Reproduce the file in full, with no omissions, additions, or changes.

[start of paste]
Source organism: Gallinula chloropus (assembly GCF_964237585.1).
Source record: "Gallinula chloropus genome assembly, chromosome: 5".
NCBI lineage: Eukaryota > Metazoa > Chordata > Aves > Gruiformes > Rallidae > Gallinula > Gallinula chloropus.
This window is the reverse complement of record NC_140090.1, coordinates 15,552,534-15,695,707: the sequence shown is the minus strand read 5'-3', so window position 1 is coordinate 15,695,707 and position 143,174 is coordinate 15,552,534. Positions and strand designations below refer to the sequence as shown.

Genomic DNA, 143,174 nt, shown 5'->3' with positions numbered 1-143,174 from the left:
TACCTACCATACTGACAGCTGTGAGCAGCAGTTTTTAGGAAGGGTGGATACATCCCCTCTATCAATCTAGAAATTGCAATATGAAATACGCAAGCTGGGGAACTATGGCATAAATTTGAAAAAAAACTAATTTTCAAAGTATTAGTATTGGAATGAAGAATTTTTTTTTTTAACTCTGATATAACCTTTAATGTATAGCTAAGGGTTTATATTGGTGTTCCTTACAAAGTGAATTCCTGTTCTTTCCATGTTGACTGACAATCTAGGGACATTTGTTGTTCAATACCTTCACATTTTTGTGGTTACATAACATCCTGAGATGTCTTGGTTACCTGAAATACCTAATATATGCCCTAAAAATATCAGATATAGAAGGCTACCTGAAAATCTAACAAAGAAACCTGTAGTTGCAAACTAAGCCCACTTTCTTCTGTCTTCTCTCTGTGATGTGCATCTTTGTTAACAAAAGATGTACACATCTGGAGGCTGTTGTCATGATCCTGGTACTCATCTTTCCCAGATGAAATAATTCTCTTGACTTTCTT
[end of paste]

Source organism: Gallinula chloropus (assembly GCF_964237585.1).
Source record: "Gallinula chloropus genome assembly, chromosome: 5".
NCBI lineage: Eukaryota > Metazoa > Chordata > Aves > Gruiformes > Rallidae > Gallinula > Gallinula chloropus.
This window is the reverse complement of record NC_140090.1, coordinates 15,552,534-15,695,707: the sequence shown is the minus strand read 5'-3', so window position 1 is coordinate 15,695,707 and position 143,174 is coordinate 15,552,534. Positions and strand designations below refer to the sequence as shown.

Genomic DNA, 143,174 nt, shown 5'->3' with positions numbered 1-143,174 from the left:
TACCTACCATACTGACAGCTGTGAGCAGCAGTTTTTAGGAAGGGTGGATACATCCCCTCTATCAATCTAGAAATTGCAATATGAAATACGCAAGCTGGGGAACTATGGCATAAATTTGAAAAAAAACTAATTTTCAAAGTATTAGTATTGGAATGAAGAATTTTTTTTTTTAACTCTGATATAACCTTTAATGTATAGCTAAGGGTTTATATTGGTGTTCCTTACAAAGTGAATTCCTGTTCTTTCCATGTTGACTGACAATCTAGGGACATTTGTTGTTCAATACCTTCACATTTTTGTGGTTACATAACATCCTGAGATGTCTTGGTTACCTGAAATACCTAATATATGCCCTAAAAATATCAGATATAGAAGGCTACCTGAAAATCTAACAAAGAAACCTGTAGTTGCAAACTAAGCCCACTTTCTTCTGTCTTCTCTCTGTGATGTGCATCTTTGTTAACAAAAGATGTACACATCTGGAGGCTGTTGTCATGATCCTGGTACTCATCTTTCCCAGATGAAATAATTCTCTTGACTTTCTT